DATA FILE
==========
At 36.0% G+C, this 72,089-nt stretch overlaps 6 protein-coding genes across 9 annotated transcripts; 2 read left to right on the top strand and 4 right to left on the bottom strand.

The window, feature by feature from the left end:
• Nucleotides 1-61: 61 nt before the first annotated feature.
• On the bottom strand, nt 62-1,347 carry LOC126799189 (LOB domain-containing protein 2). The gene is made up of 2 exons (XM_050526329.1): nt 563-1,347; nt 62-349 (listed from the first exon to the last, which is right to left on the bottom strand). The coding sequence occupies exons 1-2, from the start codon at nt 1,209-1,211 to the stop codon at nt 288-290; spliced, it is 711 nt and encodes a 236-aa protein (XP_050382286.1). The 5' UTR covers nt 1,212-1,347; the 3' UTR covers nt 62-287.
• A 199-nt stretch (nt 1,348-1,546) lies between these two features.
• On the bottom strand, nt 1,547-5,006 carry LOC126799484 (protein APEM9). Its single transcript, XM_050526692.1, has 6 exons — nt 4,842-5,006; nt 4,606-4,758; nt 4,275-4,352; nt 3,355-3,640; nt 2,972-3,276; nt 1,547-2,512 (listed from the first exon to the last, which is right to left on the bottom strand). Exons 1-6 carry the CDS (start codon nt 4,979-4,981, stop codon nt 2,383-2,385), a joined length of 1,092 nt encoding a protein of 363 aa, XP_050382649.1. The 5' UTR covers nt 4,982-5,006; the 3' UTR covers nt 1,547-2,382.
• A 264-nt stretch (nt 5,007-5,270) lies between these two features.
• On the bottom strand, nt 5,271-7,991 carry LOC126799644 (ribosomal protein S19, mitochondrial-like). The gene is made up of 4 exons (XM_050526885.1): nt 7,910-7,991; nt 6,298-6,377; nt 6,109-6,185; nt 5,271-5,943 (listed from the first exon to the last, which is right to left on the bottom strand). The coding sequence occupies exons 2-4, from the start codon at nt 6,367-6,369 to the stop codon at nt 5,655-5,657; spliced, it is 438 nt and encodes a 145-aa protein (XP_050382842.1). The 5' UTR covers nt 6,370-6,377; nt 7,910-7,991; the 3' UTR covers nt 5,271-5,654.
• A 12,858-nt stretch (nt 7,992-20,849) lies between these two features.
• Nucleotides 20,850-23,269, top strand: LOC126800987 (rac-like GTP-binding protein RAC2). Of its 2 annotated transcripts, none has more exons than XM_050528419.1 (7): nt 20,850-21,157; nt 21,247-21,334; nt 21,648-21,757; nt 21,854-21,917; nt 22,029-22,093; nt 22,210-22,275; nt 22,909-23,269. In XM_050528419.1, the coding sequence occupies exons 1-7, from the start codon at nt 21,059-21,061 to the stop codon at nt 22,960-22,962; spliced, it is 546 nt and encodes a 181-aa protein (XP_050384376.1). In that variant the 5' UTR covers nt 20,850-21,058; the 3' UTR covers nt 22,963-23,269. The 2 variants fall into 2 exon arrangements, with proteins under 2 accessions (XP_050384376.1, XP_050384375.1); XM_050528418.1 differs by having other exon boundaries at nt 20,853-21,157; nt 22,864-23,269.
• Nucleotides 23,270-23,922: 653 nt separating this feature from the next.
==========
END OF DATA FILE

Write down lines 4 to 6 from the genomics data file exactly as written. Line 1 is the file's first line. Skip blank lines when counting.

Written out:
• On the bottom strand, nt 62-1,347 carry LOC126799189 (LOB domain-containing protein 2). The gene is made up of 2 exons (XM_050526329.1): nt 563-1,347; nt 62-349 (listed from the first exon to the last, which is right to left on the bottom strand). The coding sequence occupies exons 1-2, from the start codon at nt 1,209-1,211 to the stop codon at nt 288-290; spliced, it is 711 nt and encodes a 236-aa protein (XP_050382286.1). The 5' UTR covers nt 1,212-1,347; the 3' UTR covers nt 62-287.
• A 199-nt stretch (nt 1,348-1,546) lies between these two features.
• On the bottom strand, nt 1,547-5,006 carry LOC126799484 (protein APEM9). Its single transcript, XM_050526692.1, has 6 exons — nt 4,842-5,006; nt 4,606-4,758; nt 4,275-4,352; nt 3,355-3,640; nt 2,972-3,276; nt 1,547-2,512 (listed from the first exon to the last, which is right to left on the bottom strand). Exons 1-6 carry the CDS (start codon nt 4,979-4,981, stop codon nt 2,383-2,385), a joined length of 1,092 nt encoding a protein of 363 aa, XP_050382649.1. The 5' UTR covers nt 4,982-5,006; the 3' UTR covers nt 1,547-2,382.